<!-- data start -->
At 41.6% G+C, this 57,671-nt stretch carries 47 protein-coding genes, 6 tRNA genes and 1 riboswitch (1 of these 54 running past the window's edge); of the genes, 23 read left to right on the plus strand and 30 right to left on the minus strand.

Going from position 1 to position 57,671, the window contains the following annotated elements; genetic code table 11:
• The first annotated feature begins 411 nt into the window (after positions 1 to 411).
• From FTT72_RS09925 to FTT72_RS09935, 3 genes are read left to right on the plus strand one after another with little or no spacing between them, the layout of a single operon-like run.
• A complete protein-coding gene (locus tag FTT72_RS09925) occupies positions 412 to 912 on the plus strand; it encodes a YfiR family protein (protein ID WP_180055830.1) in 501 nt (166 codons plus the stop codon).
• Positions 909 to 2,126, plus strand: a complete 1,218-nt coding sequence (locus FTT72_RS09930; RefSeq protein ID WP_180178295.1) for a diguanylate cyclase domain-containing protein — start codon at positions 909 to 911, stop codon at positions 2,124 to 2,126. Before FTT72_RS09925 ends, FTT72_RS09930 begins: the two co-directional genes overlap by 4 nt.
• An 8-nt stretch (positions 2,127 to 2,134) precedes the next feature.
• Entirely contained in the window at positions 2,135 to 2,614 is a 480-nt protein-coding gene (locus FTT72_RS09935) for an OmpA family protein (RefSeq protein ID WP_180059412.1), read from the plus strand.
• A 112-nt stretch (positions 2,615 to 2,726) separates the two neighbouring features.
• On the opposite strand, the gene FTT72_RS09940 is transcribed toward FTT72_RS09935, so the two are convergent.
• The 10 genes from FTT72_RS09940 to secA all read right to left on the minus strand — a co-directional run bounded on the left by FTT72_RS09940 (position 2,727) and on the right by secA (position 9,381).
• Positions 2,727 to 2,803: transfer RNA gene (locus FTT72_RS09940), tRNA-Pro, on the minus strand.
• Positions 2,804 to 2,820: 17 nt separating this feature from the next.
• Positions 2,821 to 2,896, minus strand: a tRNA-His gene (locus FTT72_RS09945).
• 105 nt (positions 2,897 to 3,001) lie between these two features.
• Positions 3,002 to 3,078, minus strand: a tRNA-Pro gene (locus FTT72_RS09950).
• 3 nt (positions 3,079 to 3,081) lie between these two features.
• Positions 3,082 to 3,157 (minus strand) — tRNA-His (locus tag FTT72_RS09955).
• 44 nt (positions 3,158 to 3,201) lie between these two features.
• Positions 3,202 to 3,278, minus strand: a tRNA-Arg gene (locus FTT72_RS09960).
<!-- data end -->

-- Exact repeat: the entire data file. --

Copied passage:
At 41.6% G+C, this 57,671-nt stretch carries 47 protein-coding genes, 6 tRNA genes and 1 riboswitch (1 of these 54 running past the window's edge); of the genes, 23 read left to right on the plus strand and 30 right to left on the minus strand.

Going from position 1 to position 57,671, the window contains the following annotated elements; genetic code table 11:
• The first annotated feature begins 411 nt into the window (after positions 1 to 411).
• From FTT72_RS09925 to FTT72_RS09935, 3 genes are read left to right on the plus strand one after another with little or no spacing between them, the layout of a single operon-like run.
• A complete protein-coding gene (locus tag FTT72_RS09925) occupies positions 412 to 912 on the plus strand; it encodes a YfiR family protein (protein ID WP_180055830.1) in 501 nt (166 codons plus the stop codon).
• Positions 909 to 2,126, plus strand: a complete 1,218-nt coding sequence (locus FTT72_RS09930; RefSeq protein ID WP_180178295.1) for a diguanylate cyclase domain-containing protein — start codon at positions 909 to 911, stop codon at positions 2,124 to 2,126. Before FTT72_RS09925 ends, FTT72_RS09930 begins: the two co-directional genes overlap by 4 nt.
• An 8-nt stretch (positions 2,127 to 2,134) precedes the next feature.
• Entirely contained in the window at positions 2,135 to 2,614 is a 480-nt protein-coding gene (locus FTT72_RS09935) for an OmpA family protein (RefSeq protein ID WP_180059412.1), read from the plus strand.
• A 112-nt stretch (positions 2,615 to 2,726) separates the two neighbouring features.
• On the opposite strand, the gene FTT72_RS09940 is transcribed toward FTT72_RS09935, so the two are convergent.
• The 10 genes from FTT72_RS09940 to secA all read right to left on the minus strand — a co-directional run bounded on the left by FTT72_RS09940 (position 2,727) and on the right by secA (position 9,381).
• Positions 2,727 to 2,803: transfer RNA gene (locus FTT72_RS09940), tRNA-Pro, on the minus strand.
• Positions 2,804 to 2,820: 17 nt separating this feature from the next.
• Positions 2,821 to 2,896, minus strand: a tRNA-His gene (locus FTT72_RS09945).
• 105 nt (positions 2,897 to 3,001) lie between these two features.
• Positions 3,002 to 3,078, minus strand: a tRNA-Pro gene (locus FTT72_RS09950).
• 3 nt (positions 3,079 to 3,081) lie between these two features.
• Positions 3,082 to 3,157 (minus strand) — tRNA-His (locus tag FTT72_RS09955).
• 44 nt (positions 3,158 to 3,201) lie between these two features.
• Positions 3,202 to 3,278, minus strand: a tRNA-Arg gene (locus FTT72_RS09960).